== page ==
SEOUL/JEJU, South Korea Around 20 wind turbines spin at the Sinchang Wind Power Complex, off the western coast of Jeju, a popular resort island in South Korea.
The turbines, run by a subsidiary of Korea Electric Power, better known as Kepco, are part of a project to produce all power on the island, which is serving as a test bed for energy technologies, from non-carbon energy sources by 2030.
It is also part of a broader effort by state-owned Kepco, the country's dominant power producer, to increase its capacity in renewables, which include wind power and solar energy. According to the company, it wants renewables to make up 11% of generating capacity by 2029, up from 6% last year.
The new administration of President Moon Jae-in has set an even more ambitious target. It wants 20% of the country's electricity to come from green sources by 2030 to reduce South Korea's dependence on nuclear power and coal.
The energy ministry said on May 30 that it would temporarily suspend in June eight coal-powered plants that are at least 30 years old, before shutting them down completely by the end of Moon's five-year term in 2022. The announcement came two weeks after the new president ordered the suspension of 10 older coal-powered plants to reduce air pollution. Two of them were excluded from the suspension to ensure a stable supply of power to the country's southwest.
Moon is also hoping to phase out nuclear power due to safety concerns, although the time frame is unclear. He has already promised not to build any new nuclear power plants and to halt construction on two plants currently being built.
The announcement hit Kepco's share price hard, as investors worry about the company's operating costs. Kepco's share price has fallen by 13.8% from its year high on March 23 to 42,250 won on May 30, while the benchmark KOSPI index has risen by 8% over the same period, hitting a record high of 2,355.30 on May 26.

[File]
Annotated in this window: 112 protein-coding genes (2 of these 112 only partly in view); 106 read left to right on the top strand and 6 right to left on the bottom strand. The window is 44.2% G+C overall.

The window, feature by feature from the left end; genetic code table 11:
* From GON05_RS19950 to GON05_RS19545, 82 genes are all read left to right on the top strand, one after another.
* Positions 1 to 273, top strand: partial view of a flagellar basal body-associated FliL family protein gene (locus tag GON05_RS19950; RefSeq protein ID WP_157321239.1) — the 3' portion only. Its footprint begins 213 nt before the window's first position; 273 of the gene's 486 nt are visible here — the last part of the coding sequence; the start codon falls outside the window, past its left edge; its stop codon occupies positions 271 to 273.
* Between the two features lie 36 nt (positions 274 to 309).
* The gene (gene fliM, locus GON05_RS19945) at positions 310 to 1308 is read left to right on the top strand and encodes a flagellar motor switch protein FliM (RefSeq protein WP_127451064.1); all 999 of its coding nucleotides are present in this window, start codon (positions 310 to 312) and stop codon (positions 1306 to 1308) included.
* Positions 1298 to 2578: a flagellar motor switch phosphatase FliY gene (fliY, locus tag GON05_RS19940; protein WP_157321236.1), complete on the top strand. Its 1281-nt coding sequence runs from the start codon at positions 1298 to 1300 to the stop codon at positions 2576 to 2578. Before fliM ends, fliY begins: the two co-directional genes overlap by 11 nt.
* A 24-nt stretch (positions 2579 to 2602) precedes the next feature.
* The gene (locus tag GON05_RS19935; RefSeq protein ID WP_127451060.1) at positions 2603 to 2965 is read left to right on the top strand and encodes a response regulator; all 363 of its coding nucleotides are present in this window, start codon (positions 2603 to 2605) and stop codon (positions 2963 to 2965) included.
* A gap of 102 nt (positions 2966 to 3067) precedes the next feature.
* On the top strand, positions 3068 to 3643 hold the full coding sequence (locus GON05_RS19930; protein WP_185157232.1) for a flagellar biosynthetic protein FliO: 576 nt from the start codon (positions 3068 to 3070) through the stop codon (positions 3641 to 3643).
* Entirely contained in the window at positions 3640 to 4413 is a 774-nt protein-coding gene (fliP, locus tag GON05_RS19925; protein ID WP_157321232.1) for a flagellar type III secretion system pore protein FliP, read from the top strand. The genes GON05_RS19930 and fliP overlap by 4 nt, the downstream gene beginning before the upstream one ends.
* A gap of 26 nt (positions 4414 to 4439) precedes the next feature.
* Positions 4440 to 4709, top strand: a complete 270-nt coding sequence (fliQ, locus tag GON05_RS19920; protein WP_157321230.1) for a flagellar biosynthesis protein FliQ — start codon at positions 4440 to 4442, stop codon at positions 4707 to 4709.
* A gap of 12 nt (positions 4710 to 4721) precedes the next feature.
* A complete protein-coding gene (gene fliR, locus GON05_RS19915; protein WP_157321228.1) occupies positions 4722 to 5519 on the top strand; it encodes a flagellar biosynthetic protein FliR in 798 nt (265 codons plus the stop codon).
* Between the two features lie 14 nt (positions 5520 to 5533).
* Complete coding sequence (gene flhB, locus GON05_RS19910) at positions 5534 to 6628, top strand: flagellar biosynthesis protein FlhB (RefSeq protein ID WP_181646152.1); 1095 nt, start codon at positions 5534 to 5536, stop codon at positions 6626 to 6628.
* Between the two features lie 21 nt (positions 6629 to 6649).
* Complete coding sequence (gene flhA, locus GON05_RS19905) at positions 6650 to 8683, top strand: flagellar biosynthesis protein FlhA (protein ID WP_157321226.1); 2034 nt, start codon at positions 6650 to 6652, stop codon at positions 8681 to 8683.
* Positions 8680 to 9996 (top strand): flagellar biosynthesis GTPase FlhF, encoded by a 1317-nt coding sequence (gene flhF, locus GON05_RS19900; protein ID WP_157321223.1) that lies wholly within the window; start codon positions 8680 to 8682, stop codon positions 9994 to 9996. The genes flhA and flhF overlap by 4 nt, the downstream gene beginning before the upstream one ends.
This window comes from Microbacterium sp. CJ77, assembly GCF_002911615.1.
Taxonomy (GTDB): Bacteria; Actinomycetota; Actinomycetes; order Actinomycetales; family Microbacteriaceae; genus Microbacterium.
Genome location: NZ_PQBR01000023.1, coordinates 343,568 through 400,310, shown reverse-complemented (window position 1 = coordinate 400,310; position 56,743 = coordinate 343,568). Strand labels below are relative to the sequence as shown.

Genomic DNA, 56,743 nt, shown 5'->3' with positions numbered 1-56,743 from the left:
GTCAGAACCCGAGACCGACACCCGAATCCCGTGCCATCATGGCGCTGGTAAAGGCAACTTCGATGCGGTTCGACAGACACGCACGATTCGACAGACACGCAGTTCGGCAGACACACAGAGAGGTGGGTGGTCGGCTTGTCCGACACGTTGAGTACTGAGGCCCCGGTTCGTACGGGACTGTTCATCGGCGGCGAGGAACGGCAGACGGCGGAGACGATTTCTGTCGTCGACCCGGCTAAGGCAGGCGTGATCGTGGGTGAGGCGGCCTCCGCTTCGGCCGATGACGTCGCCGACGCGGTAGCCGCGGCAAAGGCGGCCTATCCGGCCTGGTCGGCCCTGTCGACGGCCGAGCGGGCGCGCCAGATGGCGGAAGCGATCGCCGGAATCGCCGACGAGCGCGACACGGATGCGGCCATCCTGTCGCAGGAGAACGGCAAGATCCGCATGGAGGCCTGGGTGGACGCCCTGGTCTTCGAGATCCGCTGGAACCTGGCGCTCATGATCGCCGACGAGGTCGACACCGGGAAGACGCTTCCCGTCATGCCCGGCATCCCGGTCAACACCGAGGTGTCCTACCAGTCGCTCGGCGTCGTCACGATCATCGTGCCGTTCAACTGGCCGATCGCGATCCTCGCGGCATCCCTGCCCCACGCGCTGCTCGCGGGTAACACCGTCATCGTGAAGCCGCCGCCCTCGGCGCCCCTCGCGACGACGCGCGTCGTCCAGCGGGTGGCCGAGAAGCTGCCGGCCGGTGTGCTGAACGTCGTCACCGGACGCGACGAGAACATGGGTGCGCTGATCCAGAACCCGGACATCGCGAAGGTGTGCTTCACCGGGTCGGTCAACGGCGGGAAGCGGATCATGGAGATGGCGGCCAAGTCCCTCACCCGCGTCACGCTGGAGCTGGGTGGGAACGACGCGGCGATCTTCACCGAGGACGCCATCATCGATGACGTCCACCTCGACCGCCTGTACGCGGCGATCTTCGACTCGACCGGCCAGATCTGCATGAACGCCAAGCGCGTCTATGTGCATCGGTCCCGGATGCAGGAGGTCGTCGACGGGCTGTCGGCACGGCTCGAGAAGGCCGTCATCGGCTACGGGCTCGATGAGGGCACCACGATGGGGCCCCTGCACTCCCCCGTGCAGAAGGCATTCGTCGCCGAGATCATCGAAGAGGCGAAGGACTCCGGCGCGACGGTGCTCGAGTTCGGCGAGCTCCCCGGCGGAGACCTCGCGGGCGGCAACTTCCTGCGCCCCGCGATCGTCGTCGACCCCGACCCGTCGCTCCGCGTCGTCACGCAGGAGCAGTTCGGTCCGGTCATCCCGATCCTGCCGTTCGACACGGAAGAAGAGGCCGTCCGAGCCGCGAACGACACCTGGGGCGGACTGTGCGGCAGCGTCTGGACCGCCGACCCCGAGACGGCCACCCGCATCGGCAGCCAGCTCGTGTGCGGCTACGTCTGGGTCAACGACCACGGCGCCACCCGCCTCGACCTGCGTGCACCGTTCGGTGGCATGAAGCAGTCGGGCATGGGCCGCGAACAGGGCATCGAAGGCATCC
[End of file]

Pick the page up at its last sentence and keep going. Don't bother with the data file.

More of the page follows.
With less nuclear and coal power available, Kepco will have to rely more on liquefied natural gas, which will squeeze profit margins. Nomura analyst Cindy Park estimates that Kepco's net profit will decline by 6% if there is a 6.5% increase in LNG power generation to offset a 5% fall in coal power, for example.
"The Moon Jae-in government's policy to cut coal-powered generation and increase LNG generation has been weighing on Kepco's stock price recently because of worries over higher fuel costs," said Shon Ji-woo, an analyst at SK Securities. "Investors are concerned that generation from expensive LNG will increase, while that from cheap coal will diminish."
COST OF CHANGE Kepco relies heavily on coal and nuclear power, with coal accounting for 29% of generation and nuclear 22% as of last December, according to the company. Sean Hwang, an analyst at credit ratings agency Moody's, said the temporary closure of the coal-fired power plants, "which aims to curb the country's airborne particulates, is a credit negative for Kepco because a reduction in coal-fired generation means increased reliance on more expensive gas-fired plants, thereby lowering operating cash flow."
Poor performance in the first quarter also contributed to the decline in the share price. The company posted 15.1 trillion won ($13.5 billion) in sales in the January-March period, down 3.4% on the year, while net profit attributable to shareholders tumbled 59.3% to 869.5 billion won.
Analysts said this is largely due to increased purchases from independent power producers, as well as rising energy prices. "Kepco increased power supplies from outside the company, resulting in reducing operating profits by 754.3 billion won," said Kang Seong-jin, an analyst at KB Securities. "Prices for coal and oil also increased, hiking fuel costs by 15.8%."
Paik Un-gyu, an energy engineering professor at Hanyang University in Seoul who devised Moon's energy policy, said Kepco needs to change to cope with the switch from nuclear to renewables.
"Kepco should lead big renewable energy projects alongside small and medium-size enterprises. The company also should change the structure of the power industry by adopting platforms based on the 'internet of energy,' rather than distributing and selling electricity," said Paik, referring to the use of digital technology to make energy use more efficient.
Paik said Moon's energy policy "reflected social demands for renewable energies based on the need for clean air and public safety." The policy was based on a review of energy policies in the U.S., Germany, the U.K., France, Japan and China.
Analysts said Kepco will be under pressure to adopt such changes quickly due to its state ownership and role as the country's main power utility. The government owns 51.1% of Kepco, including 32.9% held by the state-run Korea Development Bank.
"Kepco is likely to invest in developing renewables and retrofit its existing coal-fired power plants to meet stricter environmental regulations. The government will continue to want Kepco to implement the country's energy policy," said Hwang.
TIME FOR ACTION In response to the government's recent action on coal-fired plants, Cho Hwan-eik, Kepco's chief executive, held an emergency meeting with the heads of 5 affiliates on May 19 to plan how to cut particulates from coal-powered plants by half, from 174,000 tons in 2015 to 87,000 tons by 2022. Kepco said it would invest 7.5 trillion won over the next five years to improve equipment and emission measurements.